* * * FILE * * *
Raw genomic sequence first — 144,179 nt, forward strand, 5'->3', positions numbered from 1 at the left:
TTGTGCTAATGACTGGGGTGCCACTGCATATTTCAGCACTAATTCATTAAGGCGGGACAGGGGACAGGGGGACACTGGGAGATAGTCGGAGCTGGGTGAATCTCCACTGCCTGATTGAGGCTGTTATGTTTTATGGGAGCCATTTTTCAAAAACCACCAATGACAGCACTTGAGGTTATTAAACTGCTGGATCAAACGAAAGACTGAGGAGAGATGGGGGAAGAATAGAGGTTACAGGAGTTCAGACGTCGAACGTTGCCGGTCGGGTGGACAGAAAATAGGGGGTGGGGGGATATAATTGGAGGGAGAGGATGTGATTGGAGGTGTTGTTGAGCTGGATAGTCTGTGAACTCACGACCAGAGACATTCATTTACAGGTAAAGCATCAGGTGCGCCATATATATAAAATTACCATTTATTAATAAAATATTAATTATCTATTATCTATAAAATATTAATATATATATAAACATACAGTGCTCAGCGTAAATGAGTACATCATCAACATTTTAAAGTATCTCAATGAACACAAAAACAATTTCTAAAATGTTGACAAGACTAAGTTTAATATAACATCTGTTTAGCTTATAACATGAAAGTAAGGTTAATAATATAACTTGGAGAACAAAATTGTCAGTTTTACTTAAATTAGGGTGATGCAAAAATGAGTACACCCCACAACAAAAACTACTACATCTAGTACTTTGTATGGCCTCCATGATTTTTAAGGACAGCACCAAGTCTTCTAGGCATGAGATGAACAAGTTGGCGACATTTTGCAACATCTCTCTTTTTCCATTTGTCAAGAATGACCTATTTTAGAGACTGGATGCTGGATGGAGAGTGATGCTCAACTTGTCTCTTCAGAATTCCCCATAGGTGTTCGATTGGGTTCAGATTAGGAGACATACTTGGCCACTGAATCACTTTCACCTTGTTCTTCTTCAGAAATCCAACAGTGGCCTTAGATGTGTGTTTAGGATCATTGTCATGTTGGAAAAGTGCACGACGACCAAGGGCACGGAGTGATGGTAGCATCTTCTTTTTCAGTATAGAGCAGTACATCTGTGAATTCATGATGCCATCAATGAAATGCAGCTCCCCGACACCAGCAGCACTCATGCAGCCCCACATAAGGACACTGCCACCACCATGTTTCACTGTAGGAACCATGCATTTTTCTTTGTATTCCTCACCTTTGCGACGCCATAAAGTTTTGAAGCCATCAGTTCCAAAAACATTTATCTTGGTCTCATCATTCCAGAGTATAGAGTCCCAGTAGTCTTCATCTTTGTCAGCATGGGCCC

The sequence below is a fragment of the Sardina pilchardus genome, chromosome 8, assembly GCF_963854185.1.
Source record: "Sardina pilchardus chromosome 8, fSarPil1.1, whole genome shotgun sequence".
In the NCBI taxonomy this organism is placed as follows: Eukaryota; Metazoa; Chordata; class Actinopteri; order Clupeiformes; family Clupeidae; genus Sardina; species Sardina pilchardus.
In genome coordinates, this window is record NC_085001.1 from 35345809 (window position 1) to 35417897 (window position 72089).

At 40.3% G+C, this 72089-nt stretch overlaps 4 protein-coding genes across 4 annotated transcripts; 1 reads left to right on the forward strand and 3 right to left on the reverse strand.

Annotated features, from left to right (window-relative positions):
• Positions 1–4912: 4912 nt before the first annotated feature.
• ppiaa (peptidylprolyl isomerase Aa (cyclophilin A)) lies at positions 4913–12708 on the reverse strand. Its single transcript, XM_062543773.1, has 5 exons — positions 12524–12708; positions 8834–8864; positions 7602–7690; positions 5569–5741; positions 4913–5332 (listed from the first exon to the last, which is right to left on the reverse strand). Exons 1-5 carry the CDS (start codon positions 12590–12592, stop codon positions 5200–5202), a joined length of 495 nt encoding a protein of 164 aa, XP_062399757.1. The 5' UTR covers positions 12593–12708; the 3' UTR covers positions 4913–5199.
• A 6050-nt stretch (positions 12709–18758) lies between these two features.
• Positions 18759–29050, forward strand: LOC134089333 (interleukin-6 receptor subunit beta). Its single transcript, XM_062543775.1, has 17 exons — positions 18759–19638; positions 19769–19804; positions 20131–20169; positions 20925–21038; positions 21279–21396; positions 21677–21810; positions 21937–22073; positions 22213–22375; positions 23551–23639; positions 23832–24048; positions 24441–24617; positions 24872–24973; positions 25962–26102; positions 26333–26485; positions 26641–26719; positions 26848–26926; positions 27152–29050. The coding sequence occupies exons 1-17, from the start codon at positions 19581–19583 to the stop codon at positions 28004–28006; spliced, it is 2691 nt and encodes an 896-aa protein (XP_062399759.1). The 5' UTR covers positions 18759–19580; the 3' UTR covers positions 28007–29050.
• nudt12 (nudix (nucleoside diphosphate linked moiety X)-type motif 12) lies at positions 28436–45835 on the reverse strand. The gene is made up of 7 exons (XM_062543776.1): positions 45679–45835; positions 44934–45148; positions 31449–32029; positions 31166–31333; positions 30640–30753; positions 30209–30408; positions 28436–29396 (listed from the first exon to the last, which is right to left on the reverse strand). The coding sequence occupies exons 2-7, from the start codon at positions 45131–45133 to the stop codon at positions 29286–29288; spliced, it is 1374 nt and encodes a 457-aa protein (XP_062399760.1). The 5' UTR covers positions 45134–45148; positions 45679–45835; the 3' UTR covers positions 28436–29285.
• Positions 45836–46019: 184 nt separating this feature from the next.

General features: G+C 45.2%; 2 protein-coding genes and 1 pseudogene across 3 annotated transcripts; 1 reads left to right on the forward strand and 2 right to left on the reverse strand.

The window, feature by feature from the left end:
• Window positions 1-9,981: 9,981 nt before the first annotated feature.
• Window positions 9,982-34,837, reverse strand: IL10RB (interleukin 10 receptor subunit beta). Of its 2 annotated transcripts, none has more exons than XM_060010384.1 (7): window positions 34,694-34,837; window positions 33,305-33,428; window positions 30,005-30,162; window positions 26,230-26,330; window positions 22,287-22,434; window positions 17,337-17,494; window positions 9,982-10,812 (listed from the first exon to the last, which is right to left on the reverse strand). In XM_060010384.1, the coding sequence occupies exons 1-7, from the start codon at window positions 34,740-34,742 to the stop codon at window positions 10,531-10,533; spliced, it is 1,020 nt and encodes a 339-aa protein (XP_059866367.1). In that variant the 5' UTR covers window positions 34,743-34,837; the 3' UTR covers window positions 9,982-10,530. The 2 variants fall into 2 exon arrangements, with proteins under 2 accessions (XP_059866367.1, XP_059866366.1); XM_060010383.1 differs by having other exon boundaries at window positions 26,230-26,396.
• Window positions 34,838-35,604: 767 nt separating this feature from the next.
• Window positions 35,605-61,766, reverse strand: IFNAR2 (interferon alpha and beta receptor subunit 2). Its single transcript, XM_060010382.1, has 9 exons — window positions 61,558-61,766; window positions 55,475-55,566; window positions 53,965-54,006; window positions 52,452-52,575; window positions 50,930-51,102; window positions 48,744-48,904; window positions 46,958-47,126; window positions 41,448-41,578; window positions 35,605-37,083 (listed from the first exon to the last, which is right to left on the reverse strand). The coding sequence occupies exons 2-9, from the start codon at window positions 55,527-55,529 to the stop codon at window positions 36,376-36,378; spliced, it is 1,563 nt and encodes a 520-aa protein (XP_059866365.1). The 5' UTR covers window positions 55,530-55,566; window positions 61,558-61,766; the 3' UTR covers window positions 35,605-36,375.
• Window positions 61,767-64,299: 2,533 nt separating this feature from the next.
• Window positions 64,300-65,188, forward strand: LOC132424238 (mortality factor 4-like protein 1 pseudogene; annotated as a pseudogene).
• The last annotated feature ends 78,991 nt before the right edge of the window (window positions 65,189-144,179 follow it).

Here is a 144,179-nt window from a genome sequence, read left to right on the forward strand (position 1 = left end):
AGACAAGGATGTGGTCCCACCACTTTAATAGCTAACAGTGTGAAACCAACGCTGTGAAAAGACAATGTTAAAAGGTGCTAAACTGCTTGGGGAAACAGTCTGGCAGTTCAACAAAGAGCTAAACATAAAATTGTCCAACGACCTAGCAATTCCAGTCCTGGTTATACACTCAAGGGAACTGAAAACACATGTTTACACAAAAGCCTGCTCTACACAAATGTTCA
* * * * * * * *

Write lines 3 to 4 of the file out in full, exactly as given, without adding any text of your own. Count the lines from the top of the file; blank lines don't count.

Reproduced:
The sequence below is a fragment of the Sardina pilchardus genome, chromosome 8, assembly GCF_963854185.1.
Source record: "Sardina pilchardus chromosome 8, fSarPil1.1, whole genome shotgun sequence".